The Domino's Pizza (NYSE:DPZ) turnaround from most-hated to beloved pizzeria rightly attracts investor attention. Having admitted its past mistakes, Domino's embarked on a path of correcting them, and it has paid off with consolidated sales of more than $1.8 billion in 2013, up 7% from the year before.

With third quarter revenues 10.5% higher than last year, here's the good, the bad, and the ugly investors need to know before putting their money in Domino's.

The good
Domino's is the No. 1 pizza delivery company in the U.S., with a 23.6% share of the market. Domino's also operates a global enterprise of more than 11,000 stores in more than 70 countries, virtually all of which are franchised. Including their revenues, Domino's had total revenues of around $8 billion last year. In a recent earnings report, Domino's had a quarter of higher than expected comps that grew 7.7% from last year -- well ahead of the better than-5% growth it achieved in the year ago period.

Trailing behind Domino's, the global Yum! Brands (NYSE:YUM) Pizza Hut chain has almost 13,400 restaurants worldwide and some $5.7 billion in annual revenues, which dwarfs the third place rival Papa John's Pizza (NASDAQ:PZZA), which had $2.9 billion in revenues.

Pizza

Domino's Pizza comps are bubbling hot these days. Data: Company quarterly SEC filings.

The bad
According to Technomic's Pizza Consumer Trends Report, three-quarters of U.S. consumers eat pizza twice at least per month, but NPD Group says the industry is only expected to grow 2% this year, down from 2.3% in 2013 and below the 3.7% growth it achieved the year before.

Analysts expect slower growth from Domino's Pizza as well. Although ahead of the industry with a 9% revenue growth forecast for 2014, analysts expect Domino's to reach only 5.5% revenue growth in 2015. Earnings, though, will be more stable, with per-share profits expected to jump more than 18% in 2014 and 17% next year. 

Despite Domino's industry lead, however, Papa John's generates more sales from each restaurant than does Domino's even though Papa John's is nearly a quarter of its size.

Pizzeria

Systemwide Sales (millions)

Avg. Sales per Unit (000)

U.S. Franchised Units 

Company-Owned U.S. Units 

Total U.S. Units 

Y-Y Unit Growth

Pizza Hut

$5,700.0

$861.0

7,355

491

7,846

1.1%

Domino's Pizza

$3,800.0

$762.1

4,596

390

4,986

1.2%

Little Caesars *

$3,025.0

$800.0

3,310

580

3,890

5.9%

Papa John's

$2,494.8

$837.0

2,542

665

3,207

2.4%

Papa Murphy's *

$779.7

$577.0

1,327

69

1,396

5%

Source: *Some data based on Technomic estimates. All data is 2013 from QSR Magazine. 

The ugly
Traditional pizza shops are being confronted by the rise of fast-casual chains. Even though fast-casual restaurants comprise just 14% of the total $223 billion limited-service dining segment, their growth is outpacing both the quick-serve and full-service segments. Analysts see pizza as a natural extension of the concept.

Technomic suggests made-to-order pizza could be huge because it already uses fresh, gourmet ingredients that capitalize on the best "health and wellness concepts" found in fast casual dining leaders like Chipotle Mexican Grill (NYSE:CMG)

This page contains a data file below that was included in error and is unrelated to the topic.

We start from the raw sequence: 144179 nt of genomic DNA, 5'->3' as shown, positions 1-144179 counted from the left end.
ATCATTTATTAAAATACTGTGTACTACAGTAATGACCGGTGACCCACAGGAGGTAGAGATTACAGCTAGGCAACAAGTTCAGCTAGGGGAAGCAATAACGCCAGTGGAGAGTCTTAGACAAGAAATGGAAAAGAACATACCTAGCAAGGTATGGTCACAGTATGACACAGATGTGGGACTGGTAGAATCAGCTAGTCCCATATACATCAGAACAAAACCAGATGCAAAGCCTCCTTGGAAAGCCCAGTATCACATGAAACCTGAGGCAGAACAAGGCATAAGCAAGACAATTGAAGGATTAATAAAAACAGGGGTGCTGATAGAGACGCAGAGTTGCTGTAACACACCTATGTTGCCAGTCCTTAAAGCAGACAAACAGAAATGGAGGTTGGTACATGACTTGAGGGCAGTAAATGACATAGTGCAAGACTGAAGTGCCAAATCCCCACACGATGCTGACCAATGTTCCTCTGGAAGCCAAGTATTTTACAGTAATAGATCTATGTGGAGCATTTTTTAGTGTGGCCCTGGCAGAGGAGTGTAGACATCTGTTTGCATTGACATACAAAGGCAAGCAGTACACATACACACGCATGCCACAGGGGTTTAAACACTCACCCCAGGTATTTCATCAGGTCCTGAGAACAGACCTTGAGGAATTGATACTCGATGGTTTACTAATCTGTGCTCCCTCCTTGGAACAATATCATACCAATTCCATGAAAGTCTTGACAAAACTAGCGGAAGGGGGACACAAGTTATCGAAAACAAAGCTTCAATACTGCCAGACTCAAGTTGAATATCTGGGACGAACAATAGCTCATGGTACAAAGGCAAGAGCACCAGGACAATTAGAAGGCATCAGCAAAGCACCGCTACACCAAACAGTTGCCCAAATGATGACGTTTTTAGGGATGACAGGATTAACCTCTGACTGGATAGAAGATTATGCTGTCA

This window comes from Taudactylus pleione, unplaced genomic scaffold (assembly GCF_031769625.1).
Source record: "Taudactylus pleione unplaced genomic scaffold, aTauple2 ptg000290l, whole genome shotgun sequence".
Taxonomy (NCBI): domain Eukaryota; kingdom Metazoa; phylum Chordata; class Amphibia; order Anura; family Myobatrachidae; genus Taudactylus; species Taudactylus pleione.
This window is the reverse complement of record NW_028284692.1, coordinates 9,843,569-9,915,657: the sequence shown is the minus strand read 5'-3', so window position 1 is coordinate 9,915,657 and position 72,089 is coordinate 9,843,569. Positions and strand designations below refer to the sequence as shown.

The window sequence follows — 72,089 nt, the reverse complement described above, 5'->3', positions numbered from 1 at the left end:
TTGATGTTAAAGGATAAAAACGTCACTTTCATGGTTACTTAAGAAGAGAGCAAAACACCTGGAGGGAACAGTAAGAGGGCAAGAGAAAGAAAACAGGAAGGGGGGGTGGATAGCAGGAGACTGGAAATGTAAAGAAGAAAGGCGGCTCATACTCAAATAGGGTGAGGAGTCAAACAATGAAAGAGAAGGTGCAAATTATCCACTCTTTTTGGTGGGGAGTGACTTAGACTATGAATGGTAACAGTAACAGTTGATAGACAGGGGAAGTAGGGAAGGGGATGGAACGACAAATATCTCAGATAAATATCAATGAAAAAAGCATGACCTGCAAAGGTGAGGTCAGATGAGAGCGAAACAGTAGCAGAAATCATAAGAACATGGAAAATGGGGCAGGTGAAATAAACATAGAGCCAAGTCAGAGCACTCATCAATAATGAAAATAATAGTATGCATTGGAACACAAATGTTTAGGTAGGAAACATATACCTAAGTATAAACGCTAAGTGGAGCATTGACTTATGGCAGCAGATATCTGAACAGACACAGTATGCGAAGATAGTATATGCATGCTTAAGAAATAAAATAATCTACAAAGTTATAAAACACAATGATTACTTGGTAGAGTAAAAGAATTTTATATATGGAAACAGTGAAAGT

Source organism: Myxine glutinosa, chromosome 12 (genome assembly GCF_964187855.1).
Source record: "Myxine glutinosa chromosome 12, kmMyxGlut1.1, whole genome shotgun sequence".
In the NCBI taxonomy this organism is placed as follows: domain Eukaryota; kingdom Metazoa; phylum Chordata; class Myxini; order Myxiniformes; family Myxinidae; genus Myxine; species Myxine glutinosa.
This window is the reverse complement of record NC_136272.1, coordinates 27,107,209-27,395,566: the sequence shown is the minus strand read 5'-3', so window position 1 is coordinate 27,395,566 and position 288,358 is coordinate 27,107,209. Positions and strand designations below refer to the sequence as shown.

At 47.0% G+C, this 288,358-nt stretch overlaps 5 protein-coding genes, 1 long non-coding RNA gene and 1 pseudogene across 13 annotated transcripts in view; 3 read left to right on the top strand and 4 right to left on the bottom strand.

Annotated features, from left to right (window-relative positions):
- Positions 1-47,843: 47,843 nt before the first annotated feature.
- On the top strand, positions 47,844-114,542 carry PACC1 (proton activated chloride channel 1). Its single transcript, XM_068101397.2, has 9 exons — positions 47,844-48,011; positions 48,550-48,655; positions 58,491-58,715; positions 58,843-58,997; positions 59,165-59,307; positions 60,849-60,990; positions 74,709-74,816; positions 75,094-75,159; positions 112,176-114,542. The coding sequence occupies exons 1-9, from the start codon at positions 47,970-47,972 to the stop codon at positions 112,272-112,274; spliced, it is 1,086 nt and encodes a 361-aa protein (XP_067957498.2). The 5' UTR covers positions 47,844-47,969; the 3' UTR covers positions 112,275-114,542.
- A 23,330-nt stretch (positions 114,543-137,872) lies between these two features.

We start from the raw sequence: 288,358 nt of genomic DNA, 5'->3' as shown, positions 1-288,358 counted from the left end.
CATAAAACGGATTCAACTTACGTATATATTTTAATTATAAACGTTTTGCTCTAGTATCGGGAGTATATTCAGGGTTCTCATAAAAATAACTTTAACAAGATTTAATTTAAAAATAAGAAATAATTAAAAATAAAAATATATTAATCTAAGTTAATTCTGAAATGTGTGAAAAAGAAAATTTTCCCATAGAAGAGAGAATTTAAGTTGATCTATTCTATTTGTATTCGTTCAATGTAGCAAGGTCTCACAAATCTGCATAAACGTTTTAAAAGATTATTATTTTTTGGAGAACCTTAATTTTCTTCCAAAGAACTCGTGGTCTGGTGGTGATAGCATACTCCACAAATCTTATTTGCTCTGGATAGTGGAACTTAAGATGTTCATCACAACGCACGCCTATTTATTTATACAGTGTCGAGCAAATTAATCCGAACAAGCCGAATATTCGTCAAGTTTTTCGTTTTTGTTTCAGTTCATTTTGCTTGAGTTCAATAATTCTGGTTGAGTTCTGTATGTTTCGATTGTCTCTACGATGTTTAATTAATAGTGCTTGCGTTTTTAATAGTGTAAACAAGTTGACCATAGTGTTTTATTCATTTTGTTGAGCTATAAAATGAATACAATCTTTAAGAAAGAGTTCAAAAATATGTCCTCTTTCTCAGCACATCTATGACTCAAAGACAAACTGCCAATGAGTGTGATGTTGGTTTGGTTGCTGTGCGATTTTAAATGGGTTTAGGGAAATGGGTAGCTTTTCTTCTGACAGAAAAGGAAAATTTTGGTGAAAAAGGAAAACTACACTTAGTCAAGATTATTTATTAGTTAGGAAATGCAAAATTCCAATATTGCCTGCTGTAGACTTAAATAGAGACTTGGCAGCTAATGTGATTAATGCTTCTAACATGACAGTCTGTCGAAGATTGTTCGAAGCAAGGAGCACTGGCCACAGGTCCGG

Indeed, the fast-casual leader tired of other players claiming to be "the next Chipotle of pizza," and invested in a pizza shop itself that's modeled after its own dining concept. Chipotle is growing out the Pizzeria Locale chain that directly challenges traditional pizza shop business models.

Among those who are pursuing the fast-casual concept in pizza include the recently IPO'd Papa Murphy's (NASDAQ:FRSH), Blaze Pizza, Pie Five, and PizzaRev. Any of these competitors could capitalize on Domino's consistent shortfalls in consumer satisfaction surveys, which dropped year over year in the latest review.

Screen Shot

Data: The American Customer Satisfaction Index

Slicing up the market
Despite challenges facing Domino's, I still view it as a good investment. Fast-casual chains may take a bite or two from its slice of market share, but that's because such outlets are in vogue now. Industry demographics point to traditional pizza places like Domino's Pizza or the corner pizza joint doing well in the long run.

Screen Shot

The data above indicate the majority of pizza eaters are males between ages six and 19 -- not exactly the demographic of those just discovering "nouveau pizza." Of course it's this next generation of kids that followed the so-called millennials -- the iGeneration they've been dubbed -- that some researchers think will quickly latch onto the customization options a fast-casual, build-your-own pizza would offer.

Domino's, though, is still growing sales and winning share in the marketplace. Like pepperoni added to a cheese pie, that should keep it on top of the pizza industry.

Rich Duprey has no position in any stocks mentioned. The Motley Fool recommends Chipotle Mexican Grill. The Motley Fool owns shares of Chipotle Mexican Grill and Papa John's International. Try any of our Foolish newsletter services free for 30 days. We Fools may not all hold the same opinions, but we all believe that considering a diverse range of insights makes us better investors. The Motley Fool has a disclosure policy.